With the Republican National Convention in full gear, all eyes are on Houston, where recapitalized banks and thrifts are back in the business of financing apartments and shopping centers.

But the President's political handlers may not choose to spotlight the lending revival in Houston as an example of a Bush administration success.

Even five years into the recovery from the big mid-1980s oil bust, loan volume remains a small fraction of what it used to be. And the tough lending terms available won't cheer developers elsewhere who are awaiting rebounds in their regions.

Job Loss Jolts Recovery

Moreover, the city's recovery has sputtered just when a semblance of balance was beginning to return to the overbuilt market. While most observers say it's too soon to declare the recovery dead, Houston lost 7,000 jobs in the 12 months ended June 30.

That 0.4% employment decline is attributed partly to a recent contraction in the energy sector. But another factor is fall-out from the national recession.

Robert C. Hunter, vice chairman of Texas Commerce Bancshares, a unit of Chemical Banking Corp., noted that a reduction in the city's dependence on oil had made it more sensitive to national trends. "For better or for worse, we're part of the United States now," he said.

High Vacancy Rates

Although rampant growth created more than 100,000 jobs from 1988 through 1990, vacancies in all but the residential realty sector remain higher than national averages.

"Everything that's built, other than apartments, is going to be built-to-suit," said John T. Fenoglio, chief executive of the commercial mortgage bank Holliday Fenoglio Dockerty & Gibson Inc.

Even in the apartment sector, he said, the 3,500 to 4,000 apartment units projected to be completed this year are "probably one-fifth of what was normal in the 1980s and one-tenth of the peak year."

Tougher Loan Criteria

Still, Mr. Fenoglio said, Houston is fortunate to have any lender willing to provide interim construction loans.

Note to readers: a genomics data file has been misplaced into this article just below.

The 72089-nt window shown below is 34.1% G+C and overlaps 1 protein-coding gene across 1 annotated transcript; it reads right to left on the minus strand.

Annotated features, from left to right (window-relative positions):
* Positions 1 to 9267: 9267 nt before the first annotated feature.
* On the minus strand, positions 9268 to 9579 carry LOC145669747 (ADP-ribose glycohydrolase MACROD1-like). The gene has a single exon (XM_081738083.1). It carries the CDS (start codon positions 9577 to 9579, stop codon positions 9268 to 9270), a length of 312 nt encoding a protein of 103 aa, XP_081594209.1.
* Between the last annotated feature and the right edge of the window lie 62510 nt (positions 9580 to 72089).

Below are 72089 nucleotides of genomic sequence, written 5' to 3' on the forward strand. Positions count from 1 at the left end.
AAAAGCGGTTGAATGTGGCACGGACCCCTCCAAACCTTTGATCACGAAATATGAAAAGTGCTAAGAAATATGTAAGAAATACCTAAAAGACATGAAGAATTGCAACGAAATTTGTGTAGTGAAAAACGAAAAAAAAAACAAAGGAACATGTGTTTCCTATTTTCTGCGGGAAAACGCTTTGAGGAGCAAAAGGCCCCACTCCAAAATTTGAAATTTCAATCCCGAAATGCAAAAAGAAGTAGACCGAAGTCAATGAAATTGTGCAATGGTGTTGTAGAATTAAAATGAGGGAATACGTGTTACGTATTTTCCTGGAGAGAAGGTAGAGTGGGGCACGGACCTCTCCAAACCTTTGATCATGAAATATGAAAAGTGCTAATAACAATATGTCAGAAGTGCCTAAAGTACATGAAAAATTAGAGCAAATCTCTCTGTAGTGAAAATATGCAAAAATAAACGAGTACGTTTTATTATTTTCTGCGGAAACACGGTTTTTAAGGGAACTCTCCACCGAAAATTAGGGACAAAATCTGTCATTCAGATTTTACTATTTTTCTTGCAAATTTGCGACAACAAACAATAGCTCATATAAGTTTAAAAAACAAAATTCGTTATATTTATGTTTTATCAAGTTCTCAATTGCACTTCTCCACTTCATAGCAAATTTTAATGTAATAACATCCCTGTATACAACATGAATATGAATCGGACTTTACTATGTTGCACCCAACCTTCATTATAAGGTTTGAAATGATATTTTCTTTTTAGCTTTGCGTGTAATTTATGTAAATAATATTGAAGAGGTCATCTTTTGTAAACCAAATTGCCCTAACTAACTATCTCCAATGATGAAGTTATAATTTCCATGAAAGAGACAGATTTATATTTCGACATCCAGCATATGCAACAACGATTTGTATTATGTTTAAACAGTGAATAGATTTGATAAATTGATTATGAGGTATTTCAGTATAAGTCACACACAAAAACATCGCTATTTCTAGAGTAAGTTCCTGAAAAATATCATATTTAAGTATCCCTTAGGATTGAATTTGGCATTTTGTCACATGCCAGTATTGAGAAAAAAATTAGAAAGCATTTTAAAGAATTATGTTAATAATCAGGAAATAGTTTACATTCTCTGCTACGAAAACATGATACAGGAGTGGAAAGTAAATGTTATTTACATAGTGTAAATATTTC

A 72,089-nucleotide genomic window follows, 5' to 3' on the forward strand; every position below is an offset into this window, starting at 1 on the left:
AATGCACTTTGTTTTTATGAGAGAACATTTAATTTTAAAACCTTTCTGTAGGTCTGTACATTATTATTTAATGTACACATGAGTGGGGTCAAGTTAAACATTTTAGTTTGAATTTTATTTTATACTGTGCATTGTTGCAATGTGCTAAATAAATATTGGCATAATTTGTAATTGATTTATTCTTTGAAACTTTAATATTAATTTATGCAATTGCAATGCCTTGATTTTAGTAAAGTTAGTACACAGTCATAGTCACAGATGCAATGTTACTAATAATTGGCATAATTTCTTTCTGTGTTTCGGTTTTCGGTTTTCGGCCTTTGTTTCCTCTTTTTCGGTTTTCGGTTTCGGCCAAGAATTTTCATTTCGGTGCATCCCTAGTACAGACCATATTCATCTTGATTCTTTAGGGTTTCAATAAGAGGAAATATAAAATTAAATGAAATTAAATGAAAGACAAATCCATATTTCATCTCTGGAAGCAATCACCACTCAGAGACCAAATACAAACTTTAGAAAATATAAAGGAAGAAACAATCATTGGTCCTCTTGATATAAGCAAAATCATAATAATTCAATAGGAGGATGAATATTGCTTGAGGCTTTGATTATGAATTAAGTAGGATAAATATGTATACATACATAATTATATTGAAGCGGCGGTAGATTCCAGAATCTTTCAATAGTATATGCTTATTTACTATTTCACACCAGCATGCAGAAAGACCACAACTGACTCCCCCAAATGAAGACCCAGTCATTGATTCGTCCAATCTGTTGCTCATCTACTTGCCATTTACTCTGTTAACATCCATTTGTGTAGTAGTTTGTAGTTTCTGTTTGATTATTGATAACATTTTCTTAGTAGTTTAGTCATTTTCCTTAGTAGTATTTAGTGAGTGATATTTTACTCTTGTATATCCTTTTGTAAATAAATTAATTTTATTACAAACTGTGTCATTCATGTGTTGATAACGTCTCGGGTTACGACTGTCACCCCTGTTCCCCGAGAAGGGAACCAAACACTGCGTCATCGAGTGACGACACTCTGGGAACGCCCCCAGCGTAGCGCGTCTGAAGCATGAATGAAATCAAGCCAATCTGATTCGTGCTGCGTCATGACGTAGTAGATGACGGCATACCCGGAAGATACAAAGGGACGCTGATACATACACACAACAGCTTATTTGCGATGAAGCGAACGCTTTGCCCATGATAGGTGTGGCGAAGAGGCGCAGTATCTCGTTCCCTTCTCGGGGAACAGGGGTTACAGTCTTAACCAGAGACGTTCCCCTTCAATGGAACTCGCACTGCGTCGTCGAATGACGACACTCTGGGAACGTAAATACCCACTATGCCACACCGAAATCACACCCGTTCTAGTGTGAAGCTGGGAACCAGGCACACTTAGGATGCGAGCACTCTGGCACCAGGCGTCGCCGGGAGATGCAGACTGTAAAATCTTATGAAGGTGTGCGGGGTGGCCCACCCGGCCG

"We're all competing for the loans, but the criteria have changed," said Michael T. Davitt, senior vice president of commercial real estate lending at United Savings Association of Texas, a thrift that was recapitalized with government assistance in 1988. It is to change its name next month to Bank United of Texas.

Previously, lenders required little equity and paid little attention to property income, assuming that rising property values would cover the risk.

No Offices Built on Spec

Now, said Mr. Davitt, "we're getting 25% to 30% equity for any commercial real estate loans." And bankers want to see projections of income at 1.2- to 1.5-times the cost of meeting debt payments, he added.

But while the apartment market is booming, office vacancies remain high enough to forbid new speculative construction, bankers said.

The oversupply of retail space, meanwhile, also remains high, at a 19.8% vacancy rate, compared with a 10.9% national average.

Still, retail rents have continued to edge up, albeit at a pace well shy of the 12% gain in 1990. And this has led to some new construction loans for well located centers with strong grocery stores as anchor tenants.

Lloyd Lynford, president o Reis Reports, a real estate data analyst, greeted that news with a measure of skepticism, however.

Relatively Slow Absorption

"Last year, they had a good year for absorption," he said. "The fundamentals do appear to be in place [for a] return to rent growth. The bad news is, we're left at 18.5 million square feet of vacant space, which represents a six-year supply.

"Unless absorption were sufficient to reduce the stock at a faster pace," he added, "I don't think you can expect rent increases to exceed inflation."

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